Session Title: AA 2021 Virtual Posters - General Rehabilitation
Session Time: None. Available on demand.
Disclosures: Dylan J. Lewis, DO: No financial relationships or conflicts of interest
Case Diagnosis: Grouped Discharges on EMG Associated with Implanted Stimulators
Case Description: A 47-year-old female with a history of C5-C6 decompression and fusion, left ulnar nerve transposition and gastric, vagal nerve and bladder stimulators was referred for electrodiagnostic testing of her upper limbs for numbness and tingling. Given the patient’s comorbidities as well as insulin pump-dependent diabetes mellitus, hypothyroidism, and the implanted stimulators for autonomic neuropathy, this patient was referred for electrodiagnostic testing. Routine upper limb nerve conduction studies demonstrated a mild right median neuropathy at the wrist. During needle EMG, the right upper limb was normal. While the reference electrode was still on the right hand, the monopolar needle was introduced into the left first dorsal interossei and 0.5-second-long repetitive burst discharges were observed with a firing frequency of about 1 Hz. These discharges were perfectly regular in frequency and duration. Because of the patient’s history of left ulnar transposition and the relative narrow differential of grouped discharges, myokymia was considered. However, upon moving the reference electrode to the ipsilateral limb, the group discharges ceased. Since multiple sources, pathological and artifactual, could produce grouped discharges, further chart and literature reviews were performed.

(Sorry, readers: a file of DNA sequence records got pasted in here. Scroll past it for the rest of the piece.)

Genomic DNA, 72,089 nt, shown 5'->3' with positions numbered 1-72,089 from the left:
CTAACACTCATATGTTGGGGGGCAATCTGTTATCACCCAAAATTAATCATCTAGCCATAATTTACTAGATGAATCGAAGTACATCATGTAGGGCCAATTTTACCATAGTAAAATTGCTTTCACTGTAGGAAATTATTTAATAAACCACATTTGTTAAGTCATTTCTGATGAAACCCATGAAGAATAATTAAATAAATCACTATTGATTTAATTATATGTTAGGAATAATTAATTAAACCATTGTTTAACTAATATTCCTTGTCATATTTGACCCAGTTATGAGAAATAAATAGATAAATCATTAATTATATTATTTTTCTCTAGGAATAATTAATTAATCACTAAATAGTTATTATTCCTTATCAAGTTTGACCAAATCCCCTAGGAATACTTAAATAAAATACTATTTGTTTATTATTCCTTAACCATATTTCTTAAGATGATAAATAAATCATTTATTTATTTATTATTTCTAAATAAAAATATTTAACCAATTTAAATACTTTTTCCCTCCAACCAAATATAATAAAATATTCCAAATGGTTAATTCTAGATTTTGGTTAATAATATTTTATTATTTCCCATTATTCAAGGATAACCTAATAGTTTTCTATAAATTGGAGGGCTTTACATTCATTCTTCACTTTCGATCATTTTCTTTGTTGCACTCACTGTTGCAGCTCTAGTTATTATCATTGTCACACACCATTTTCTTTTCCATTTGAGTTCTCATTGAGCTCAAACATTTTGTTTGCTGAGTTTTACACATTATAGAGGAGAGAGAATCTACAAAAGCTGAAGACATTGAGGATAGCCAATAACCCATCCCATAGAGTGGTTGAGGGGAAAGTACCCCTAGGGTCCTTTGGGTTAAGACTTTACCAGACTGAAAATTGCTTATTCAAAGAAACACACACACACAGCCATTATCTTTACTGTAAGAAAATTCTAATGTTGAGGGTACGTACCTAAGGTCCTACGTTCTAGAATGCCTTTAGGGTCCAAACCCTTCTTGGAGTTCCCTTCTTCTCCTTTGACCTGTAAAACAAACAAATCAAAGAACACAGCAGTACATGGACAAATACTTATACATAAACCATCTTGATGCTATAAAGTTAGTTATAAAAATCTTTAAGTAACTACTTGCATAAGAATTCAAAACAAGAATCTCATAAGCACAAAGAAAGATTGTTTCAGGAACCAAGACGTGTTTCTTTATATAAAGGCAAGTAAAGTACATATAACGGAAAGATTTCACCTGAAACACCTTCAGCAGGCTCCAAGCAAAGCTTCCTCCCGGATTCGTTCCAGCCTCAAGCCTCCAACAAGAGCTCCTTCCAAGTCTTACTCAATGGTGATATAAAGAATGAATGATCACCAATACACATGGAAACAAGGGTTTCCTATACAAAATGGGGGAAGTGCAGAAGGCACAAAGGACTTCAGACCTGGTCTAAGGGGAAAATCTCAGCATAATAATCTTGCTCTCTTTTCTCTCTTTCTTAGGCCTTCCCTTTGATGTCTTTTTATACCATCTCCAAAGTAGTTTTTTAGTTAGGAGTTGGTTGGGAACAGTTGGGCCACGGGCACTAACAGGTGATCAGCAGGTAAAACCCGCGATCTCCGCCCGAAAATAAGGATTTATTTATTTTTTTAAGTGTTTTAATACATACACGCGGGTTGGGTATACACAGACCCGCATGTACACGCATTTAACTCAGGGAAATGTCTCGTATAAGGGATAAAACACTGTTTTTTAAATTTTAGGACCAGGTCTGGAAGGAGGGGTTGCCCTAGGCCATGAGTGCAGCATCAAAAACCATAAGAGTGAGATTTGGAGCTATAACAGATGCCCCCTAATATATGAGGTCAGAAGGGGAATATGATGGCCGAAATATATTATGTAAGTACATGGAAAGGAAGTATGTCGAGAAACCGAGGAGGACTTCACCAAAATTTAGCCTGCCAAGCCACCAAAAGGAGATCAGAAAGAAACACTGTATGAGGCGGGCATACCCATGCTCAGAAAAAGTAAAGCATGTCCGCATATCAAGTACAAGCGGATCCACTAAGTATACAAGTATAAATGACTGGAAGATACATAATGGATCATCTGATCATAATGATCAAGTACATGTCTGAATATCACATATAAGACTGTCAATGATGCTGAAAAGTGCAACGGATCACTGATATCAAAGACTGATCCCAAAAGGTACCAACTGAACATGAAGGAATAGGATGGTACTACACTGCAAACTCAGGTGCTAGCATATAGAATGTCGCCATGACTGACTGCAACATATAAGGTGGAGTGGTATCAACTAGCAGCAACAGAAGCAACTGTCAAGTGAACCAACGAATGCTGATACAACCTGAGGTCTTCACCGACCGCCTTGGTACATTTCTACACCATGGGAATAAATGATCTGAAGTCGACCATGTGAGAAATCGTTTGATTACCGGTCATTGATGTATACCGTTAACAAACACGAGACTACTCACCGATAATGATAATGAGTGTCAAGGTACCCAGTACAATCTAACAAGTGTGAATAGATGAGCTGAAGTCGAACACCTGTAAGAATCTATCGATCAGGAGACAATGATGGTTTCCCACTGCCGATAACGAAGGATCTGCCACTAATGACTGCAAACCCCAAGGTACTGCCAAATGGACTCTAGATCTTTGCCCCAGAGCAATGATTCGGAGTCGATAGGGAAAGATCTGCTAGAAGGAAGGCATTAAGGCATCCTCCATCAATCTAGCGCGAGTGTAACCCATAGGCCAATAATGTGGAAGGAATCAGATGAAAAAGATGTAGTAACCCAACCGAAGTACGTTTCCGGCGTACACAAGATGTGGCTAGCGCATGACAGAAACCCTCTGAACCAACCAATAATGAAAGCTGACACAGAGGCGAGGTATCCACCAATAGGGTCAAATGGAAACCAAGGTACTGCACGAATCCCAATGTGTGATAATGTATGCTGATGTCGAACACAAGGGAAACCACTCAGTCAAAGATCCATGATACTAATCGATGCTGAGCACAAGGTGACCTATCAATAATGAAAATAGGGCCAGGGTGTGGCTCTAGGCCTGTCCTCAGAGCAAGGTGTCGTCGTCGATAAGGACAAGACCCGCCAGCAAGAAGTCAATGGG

Setting: Outpatient ClinicAssessment/
Results: The literature and chart reviews demonstrated that the discharges seen in our patient most likely have the electromyographic signature of one of the implanted stimulator devices.
Discussion: Over the past decade, healthcare providers and electrodiagnostic labs are seeing more implantable devices such as gastric, bladder, deep brain, vagal nerve, and spinal cord stimulators. A knowledge of their typical discharge patterns, waveforms, and occasions when their signals may be observed is essential to distinguish from pathological causes of grouped discharges.
Conclusion: Given the increasing prevalence of implanted stimulator devices, physicians performing EMG should be familiar with their electromyographic waveforms to avoid misdiagnosis.
Level of Evidence: Level V
To cite this abstract in AMA style:Lewis DJ, Green SM, Haustein D, Kubinec M. Grouped Discharges Associated with Implanted Stimulators During a Routine EMG: A Case Report [abstract]. PM R. 2021; 13(S1)(suppl 1). https://pmrjabstracts.org/abstract/grouped-discharges-associated-with-implanted-stimulators-during-a-routine-emg-a-case-report/. Accessed December 3, 2023.
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